Food Plot Exclusion Cages

Blog NCLAFAs your summer food plot forages begin to grow, the amount of deer browse can be tough to interpret. In some cases a food plot seems to have failed, only reaching a few inches tall. There are many reasons food plots fail, but it isn’t always what it seems. Heavily browsed forages can appear to have been stunted or improperly planted. This is why it is important to erect an exclusion cage.

An exclusion cage is a device that is used to block any deer or other animal from browsing on the food plot forages. Their dimensions are usually only a few square feet, which acts as a control and shows what the crop or forage would have been like if there were no deer to browse on the plants. The plants outside of the cage will be browsed naturally.

IMG_2363While attending North Carolina State University I was a part of a yearlong internship that measured the effects whitetail deer have on soybeans. The internship included many other components but exclusion cages were a huge part of the study. Before the soybeans germinated we had to build an exclusion cage. Being a scientific study, we had certain parameters to follow. You on the other hand, do not. Any device that keeps deer out will be acceptable. As the soybeans matured, we noticed the soybeans in the exclusion cages were much taller than the rest of the field. This was expected and we saw a huge difference in bean pod production from the beans in the cages vs. the beans browsed naturally.

I established two cages per field and I recommend you to do the same, but at least attempt to create one. One was around the edge of the soybean field and then the other was roughly 50 yards out in the middle of the field. I oriented a trail camera near my cages to see how the deer felt about this odd new structure. They became used to it and it never bothered them from there on.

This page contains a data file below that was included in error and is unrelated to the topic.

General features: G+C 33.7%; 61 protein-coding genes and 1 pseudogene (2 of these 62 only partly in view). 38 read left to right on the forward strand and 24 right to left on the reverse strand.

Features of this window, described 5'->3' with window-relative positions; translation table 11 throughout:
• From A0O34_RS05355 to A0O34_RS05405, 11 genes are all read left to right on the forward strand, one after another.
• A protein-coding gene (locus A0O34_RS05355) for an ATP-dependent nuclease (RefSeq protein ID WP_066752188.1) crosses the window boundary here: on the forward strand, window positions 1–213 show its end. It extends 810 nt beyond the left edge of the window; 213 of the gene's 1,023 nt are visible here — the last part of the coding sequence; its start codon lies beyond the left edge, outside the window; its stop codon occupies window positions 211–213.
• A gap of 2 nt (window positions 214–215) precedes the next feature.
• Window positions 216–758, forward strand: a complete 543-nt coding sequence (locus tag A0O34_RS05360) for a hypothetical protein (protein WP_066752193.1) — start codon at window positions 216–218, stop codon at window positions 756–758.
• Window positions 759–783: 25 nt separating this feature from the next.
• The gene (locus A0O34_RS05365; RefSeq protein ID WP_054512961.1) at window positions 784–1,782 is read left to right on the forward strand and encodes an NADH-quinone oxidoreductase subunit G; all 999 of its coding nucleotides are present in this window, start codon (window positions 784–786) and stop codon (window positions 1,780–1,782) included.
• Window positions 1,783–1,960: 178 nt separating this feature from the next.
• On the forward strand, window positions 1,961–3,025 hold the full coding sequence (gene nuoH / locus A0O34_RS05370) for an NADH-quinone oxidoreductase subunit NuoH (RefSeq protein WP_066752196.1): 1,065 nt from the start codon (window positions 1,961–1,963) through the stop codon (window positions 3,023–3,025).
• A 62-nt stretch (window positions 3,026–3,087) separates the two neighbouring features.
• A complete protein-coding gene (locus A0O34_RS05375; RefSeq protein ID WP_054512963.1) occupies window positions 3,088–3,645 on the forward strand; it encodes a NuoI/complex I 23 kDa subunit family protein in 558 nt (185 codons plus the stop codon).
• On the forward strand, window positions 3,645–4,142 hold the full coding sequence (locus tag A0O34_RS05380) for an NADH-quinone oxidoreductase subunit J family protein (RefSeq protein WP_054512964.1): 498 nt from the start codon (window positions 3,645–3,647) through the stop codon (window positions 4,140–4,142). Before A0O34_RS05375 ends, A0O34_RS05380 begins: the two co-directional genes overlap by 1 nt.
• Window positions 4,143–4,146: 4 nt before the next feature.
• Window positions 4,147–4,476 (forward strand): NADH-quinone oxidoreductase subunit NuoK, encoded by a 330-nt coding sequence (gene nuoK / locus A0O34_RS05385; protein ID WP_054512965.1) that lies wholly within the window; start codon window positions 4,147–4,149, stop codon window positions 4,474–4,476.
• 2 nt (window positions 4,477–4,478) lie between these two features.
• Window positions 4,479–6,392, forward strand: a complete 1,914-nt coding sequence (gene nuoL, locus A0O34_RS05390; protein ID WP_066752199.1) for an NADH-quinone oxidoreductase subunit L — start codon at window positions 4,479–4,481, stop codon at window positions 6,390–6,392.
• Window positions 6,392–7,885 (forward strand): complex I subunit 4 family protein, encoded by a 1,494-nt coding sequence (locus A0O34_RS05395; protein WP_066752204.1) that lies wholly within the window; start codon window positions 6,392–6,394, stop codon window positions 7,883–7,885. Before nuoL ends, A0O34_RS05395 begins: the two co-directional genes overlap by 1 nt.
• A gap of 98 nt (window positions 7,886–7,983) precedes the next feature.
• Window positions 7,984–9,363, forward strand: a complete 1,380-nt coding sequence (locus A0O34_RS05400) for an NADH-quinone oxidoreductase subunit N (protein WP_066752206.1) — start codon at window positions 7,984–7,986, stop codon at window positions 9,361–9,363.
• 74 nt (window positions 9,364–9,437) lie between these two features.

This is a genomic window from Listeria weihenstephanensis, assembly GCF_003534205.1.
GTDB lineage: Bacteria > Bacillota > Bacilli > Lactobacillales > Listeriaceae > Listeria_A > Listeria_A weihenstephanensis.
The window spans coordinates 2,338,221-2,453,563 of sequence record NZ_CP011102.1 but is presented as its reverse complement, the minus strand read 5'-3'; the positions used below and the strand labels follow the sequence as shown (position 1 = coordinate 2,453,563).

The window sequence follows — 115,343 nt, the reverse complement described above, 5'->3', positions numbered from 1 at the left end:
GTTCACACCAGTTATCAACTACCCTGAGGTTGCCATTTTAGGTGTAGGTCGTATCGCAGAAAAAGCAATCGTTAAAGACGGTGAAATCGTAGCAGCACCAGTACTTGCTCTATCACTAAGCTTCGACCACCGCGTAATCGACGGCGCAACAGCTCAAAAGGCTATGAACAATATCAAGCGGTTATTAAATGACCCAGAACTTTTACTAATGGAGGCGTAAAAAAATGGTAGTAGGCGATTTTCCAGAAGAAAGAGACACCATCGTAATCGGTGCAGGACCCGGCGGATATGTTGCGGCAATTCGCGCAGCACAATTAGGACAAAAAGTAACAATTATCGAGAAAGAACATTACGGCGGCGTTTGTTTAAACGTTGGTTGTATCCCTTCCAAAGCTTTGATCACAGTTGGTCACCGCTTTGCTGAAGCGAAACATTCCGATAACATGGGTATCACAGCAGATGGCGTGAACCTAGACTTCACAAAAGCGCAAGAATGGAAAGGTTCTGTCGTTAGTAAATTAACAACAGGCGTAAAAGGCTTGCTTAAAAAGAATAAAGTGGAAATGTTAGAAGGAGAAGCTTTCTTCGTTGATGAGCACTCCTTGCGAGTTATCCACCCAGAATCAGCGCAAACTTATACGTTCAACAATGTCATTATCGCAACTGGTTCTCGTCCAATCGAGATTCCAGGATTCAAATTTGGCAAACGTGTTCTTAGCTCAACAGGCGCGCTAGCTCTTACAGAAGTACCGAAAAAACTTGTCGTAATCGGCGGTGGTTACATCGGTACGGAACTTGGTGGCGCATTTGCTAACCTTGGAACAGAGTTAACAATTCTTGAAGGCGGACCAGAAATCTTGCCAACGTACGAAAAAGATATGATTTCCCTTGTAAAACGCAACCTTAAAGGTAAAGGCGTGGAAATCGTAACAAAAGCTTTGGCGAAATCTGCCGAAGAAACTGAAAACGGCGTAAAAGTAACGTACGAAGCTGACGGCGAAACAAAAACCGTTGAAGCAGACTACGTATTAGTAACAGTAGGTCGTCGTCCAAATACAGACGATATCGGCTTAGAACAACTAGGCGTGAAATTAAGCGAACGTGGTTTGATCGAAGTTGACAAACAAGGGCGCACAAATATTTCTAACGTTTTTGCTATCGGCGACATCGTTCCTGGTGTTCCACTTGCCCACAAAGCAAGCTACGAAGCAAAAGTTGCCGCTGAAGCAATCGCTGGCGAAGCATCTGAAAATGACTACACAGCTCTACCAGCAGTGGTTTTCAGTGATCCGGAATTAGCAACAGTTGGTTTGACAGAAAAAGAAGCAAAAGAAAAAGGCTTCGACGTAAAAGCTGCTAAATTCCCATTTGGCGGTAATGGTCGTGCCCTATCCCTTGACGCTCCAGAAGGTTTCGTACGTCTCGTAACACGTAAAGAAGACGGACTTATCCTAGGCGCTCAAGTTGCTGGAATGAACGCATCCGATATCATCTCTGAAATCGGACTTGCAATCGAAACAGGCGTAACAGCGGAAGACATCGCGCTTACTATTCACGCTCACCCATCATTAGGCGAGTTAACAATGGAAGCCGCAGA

There are multiple, inexpensive ways to build an exclusion cage. Our study suggested using 2 x 2 strips of lumber and orange plastic netting. This worked great. You could also use chicken wire or any type of fencing that will withstand the elements. As you can see in the photos, the cages will catch a lot of wind and need to be corrected to function correctly during the course of your experiment.

This practice has recently become quite popular amongst land managers, and for good reason. They provide insight you cannot gather otherwise. It allows you to gauge the severity of the deer browse on your plots or crops so there’s no need to wonder just how much deer are using your plots or effecting the plot’s production. For just a few dollars you can build a few cages and see for yourself.

 

Andrew Walters